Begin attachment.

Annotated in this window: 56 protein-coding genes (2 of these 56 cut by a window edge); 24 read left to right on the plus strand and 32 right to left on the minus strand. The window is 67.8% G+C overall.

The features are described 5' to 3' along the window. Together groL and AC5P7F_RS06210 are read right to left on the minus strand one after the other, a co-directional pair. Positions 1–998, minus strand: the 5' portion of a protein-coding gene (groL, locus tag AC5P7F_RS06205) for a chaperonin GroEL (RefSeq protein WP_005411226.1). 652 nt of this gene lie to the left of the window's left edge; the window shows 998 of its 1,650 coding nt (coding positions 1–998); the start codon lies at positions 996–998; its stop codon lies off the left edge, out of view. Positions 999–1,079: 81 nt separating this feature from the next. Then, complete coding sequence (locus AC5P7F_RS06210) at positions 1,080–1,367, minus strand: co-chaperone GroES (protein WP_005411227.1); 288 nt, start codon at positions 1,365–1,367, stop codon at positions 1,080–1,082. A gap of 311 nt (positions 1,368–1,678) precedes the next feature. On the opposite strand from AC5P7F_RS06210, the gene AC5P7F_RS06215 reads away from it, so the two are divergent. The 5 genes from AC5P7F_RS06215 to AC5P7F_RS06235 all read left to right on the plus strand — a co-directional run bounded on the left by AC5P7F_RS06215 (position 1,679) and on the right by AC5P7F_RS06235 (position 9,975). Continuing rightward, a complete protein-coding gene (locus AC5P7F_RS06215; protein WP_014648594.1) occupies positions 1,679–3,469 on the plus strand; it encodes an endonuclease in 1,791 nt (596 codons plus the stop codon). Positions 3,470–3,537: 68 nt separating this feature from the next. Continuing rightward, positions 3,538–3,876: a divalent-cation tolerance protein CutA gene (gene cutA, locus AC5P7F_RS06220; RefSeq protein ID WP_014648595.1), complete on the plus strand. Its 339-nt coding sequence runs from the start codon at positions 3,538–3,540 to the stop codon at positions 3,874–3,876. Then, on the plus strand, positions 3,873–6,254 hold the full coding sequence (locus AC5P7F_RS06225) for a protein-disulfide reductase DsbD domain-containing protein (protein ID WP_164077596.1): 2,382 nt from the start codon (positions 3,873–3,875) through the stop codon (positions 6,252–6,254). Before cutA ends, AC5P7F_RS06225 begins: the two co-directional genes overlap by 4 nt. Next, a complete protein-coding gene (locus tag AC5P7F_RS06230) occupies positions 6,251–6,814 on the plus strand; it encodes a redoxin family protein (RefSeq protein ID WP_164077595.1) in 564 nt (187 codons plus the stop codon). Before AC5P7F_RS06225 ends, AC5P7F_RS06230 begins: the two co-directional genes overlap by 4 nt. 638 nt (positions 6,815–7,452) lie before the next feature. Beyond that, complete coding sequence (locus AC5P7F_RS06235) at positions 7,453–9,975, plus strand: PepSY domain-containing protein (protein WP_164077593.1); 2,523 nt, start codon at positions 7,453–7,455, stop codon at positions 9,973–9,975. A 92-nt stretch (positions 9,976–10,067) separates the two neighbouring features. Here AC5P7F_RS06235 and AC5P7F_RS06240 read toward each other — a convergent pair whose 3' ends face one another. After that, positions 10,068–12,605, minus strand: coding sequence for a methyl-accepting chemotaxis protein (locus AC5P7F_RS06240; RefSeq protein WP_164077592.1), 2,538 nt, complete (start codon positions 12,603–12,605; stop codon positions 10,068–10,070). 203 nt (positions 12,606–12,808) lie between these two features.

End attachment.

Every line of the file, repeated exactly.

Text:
Annotated in this window: 56 protein-coding genes (2 of these 56 cut by a window edge); 24 read left to right on the plus strand and 32 right to left on the minus strand. The window is 67.8% G+C overall.

The features are described 5' to 3' along the window. Together groL and AC5P7F_RS06210 are read right to left on the minus strand one after the other, a co-directional pair. Positions 1–998, minus strand: the 5' portion of a protein-coding gene (groL, locus tag AC5P7F_RS06205) for a chaperonin GroEL (RefSeq protein WP_005411226.1). 652 nt of this gene lie to the left of the window's left edge; the window shows 998 of its 1,650 coding nt (coding positions 1–998); the start codon lies at positions 996–998; its stop codon lies off the left edge, out of view. Positions 999–1,079: 81 nt separating this feature from the next. Then, complete coding sequence (locus AC5P7F_RS06210) at positions 1,080–1,367, minus strand: co-chaperone GroES (protein WP_005411227.1); 288 nt, start codon at positions 1,365–1,367, stop codon at positions 1,080–1,082. A gap of 311 nt (positions 1,368–1,678) precedes the next feature. On the opposite strand from AC5P7F_RS06210, the gene AC5P7F_RS06215 reads away from it, so the two are divergent. The 5 genes from AC5P7F_RS06215 to AC5P7F_RS06235 all read left to right on the plus strand — a co-directional run bounded on the left by AC5P7F_RS06215 (position 1,679) and on the right by AC5P7F_RS06235 (position 9,975). Continuing rightward, a complete protein-coding gene (locus AC5P7F_RS06215; protein WP_014648594.1) occupies positions 1,679–3,469 on the plus strand; it encodes an endonuclease in 1,791 nt (596 codons plus the stop codon). Positions 3,470–3,537: 68 nt separating this feature from the next. Continuing rightward, positions 3,538–3,876: a divalent-cation tolerance protein CutA gene (gene cutA, locus AC5P7F_RS06220; RefSeq protein ID WP_014648595.1), complete on the plus strand. Its 339-nt coding sequence runs from the start codon at positions 3,538–3,540 to the stop codon at positions 3,874–3,876. Then, on the plus strand, positions 3,873–6,254 hold the full coding sequence (locus AC5P7F_RS06225) for a protein-disulfide reductase DsbD domain-containing protein (protein ID WP_164077596.1): 2,382 nt from the start codon (positions 3,873–3,875) through the stop codon (positions 6,252–6,254). Before cutA ends, AC5P7F_RS06225 begins: the two co-directional genes overlap by 4 nt. Next, a complete protein-coding gene (locus tag AC5P7F_RS06230) occupies positions 6,251–6,814 on the plus strand; it encodes a redoxin family protein (RefSeq protein ID WP_164077595.1) in 564 nt (187 codons plus the stop codon). Before AC5P7F_RS06225 ends, AC5P7F_RS06230 begins: the two co-directional genes overlap by 4 nt. 638 nt (positions 6,815–7,452) lie before the next feature. Beyond that, complete coding sequence (locus AC5P7F_RS06235) at positions 7,453–9,975, plus strand: PepSY domain-containing protein (protein WP_164077593.1); 2,523 nt, start codon at positions 7,453–7,455, stop codon at positions 9,973–9,975. A 92-nt stretch (positions 9,976–10,067) separates the two neighbouring features. Here AC5P7F_RS06235 and AC5P7F_RS06240 read toward each other — a convergent pair whose 3' ends face one another. After that, positions 10,068–12,605, minus strand: coding sequence for a methyl-accepting chemotaxis protein (locus AC5P7F_RS06240; RefSeq protein WP_164077592.1), 2,538 nt, complete (start codon positions 12,603–12,605; stop codon positions 10,068–10,070). 203 nt (positions 12,606–12,808) lie between these two features.